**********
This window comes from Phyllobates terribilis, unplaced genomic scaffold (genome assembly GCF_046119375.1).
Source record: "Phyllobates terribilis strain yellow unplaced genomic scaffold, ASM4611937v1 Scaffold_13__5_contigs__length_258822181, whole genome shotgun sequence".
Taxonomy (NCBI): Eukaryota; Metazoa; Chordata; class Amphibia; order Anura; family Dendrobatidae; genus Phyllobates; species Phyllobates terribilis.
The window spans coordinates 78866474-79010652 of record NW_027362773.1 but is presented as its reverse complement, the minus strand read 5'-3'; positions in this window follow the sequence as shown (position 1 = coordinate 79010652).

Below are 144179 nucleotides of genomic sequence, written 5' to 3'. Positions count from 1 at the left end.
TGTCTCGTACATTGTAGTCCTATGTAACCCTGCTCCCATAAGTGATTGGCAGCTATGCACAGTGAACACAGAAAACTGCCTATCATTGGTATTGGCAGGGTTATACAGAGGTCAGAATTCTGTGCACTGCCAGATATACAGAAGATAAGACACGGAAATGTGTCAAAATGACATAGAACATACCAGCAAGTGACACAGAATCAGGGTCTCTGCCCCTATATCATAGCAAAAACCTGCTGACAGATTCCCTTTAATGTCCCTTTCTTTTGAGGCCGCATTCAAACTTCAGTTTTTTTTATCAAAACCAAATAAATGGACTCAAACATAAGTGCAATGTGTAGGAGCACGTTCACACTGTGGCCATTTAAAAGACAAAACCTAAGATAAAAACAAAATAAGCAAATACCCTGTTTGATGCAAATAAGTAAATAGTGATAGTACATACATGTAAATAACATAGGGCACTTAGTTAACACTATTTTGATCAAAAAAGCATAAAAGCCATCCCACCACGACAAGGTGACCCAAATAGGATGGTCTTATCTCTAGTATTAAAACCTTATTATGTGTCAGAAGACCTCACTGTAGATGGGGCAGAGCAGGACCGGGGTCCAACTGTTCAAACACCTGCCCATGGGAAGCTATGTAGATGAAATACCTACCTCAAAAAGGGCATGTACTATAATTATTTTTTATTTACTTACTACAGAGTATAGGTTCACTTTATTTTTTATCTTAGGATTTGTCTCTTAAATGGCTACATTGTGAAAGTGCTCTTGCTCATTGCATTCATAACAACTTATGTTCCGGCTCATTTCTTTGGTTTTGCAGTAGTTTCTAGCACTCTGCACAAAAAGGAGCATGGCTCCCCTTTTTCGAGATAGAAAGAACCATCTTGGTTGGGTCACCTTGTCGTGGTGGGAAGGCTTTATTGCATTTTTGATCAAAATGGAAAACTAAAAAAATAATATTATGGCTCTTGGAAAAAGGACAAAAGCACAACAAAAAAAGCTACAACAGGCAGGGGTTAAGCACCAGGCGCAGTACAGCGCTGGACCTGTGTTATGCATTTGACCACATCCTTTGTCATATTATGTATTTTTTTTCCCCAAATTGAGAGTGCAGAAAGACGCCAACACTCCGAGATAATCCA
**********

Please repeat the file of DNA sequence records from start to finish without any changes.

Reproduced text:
This window comes from Phyllobates terribilis, unplaced genomic scaffold (genome assembly GCF_046119375.1).
Source record: "Phyllobates terribilis strain yellow unplaced genomic scaffold, ASM4611937v1 Scaffold_13__5_contigs__length_258822181, whole genome shotgun sequence".
Taxonomy (NCBI): Eukaryota; Metazoa; Chordata; class Amphibia; order Anura; family Dendrobatidae; genus Phyllobates; species Phyllobates terribilis.
The window spans coordinates 78866474-79010652 of record NW_027362773.1 but is presented as its reverse complement, the minus strand read 5'-3'; positions in this window follow the sequence as shown (position 1 = coordinate 79010652).

Below are 144179 nucleotides of genomic sequence, written 5' to 3'. Positions count from 1 at the left end.
TGTCTCGTACATTGTAGTCCTATGTAACCCTGCTCCCATAAGTGATTGGCAGCTATGCACAGTGAACACAGAAAACTGCCTATCATTGGTATTGGCAGGGTTATACAGAGGTCAGAATTCTGTGCACTGCCAGATATACAGAAGATAAGACACGGAAATGTGTCAAAATGACATAGAACATACCAGCAAGTGACACAGAATCAGGGTCTCTGCCCCTATATCATAGCAAAAACCTGCTGACAGATTCCCTTTAATGTCCCTTTCTTTTGAGGCCGCATTCAAACTTCAGTTTTTTTTATCAAAACCAAATAAATGGACTCAAACATAAGTGCAATGTGTAGGAGCACGTTCACACTGTGGCCATTTAAAAGACAAAACCTAAGATAAAAACAAAATAAGCAAATACCCTGTTTGATGCAAATAAGTAAATAGTGATAGTACATACATGTAAATAACATAGGGCACTTAGTTAACACTATTTTGATCAAAAAAGCATAAAAGCCATCCCACCACGACAAGGTGACCCAAATAGGATGGTCTTATCTCTAGTATTAAAACCTTATTATGTGTCAGAAGACCTCACTGTAGATGGGGCAGAGCAGGACCGGGGTCCAACTGTTCAAACACCTGCCCATGGGAAGCTATGTAGATGAAATACCTACCTCAAAAAGGGCATGTACTATAATTATTTTTTATTTACTTACTACAGAGTATAGGTTCACTTTATTTTTTATCTTAGGATTTGTCTCTTAAATGGCTACATTGTGAAAGTGCTCTTGCTCATTGCATTCATAACAACTTATGTTCCGGCTCATTTCTTTGGTTTTGCAGTAGTTTCTAGCACTCTGCACAAAAAGGAGCATGGCTCCCCTTTTTCGAGATAGAAAGAACCATCTTGGTTGGGTCACCTTGTCGTGGTGGGAAGGCTTTATTGCATTTTTGATCAAAATGGAAAACTAAAAAAATAATATTATGGCTCTTGGAAAAAGGACAAAAGCACAACAAAAAAAGCTACAACAGGCAGGGGTTAAGCACCAGGCGCAGTACAGCGCTGGACCTGTGTTATGCATTTGACCACATCCTTTGTCATATTATGTATTTTTTTTCCCCAAATTGAGAGTGCAGAAAGACGCCAACACTCCGAGATAATCCA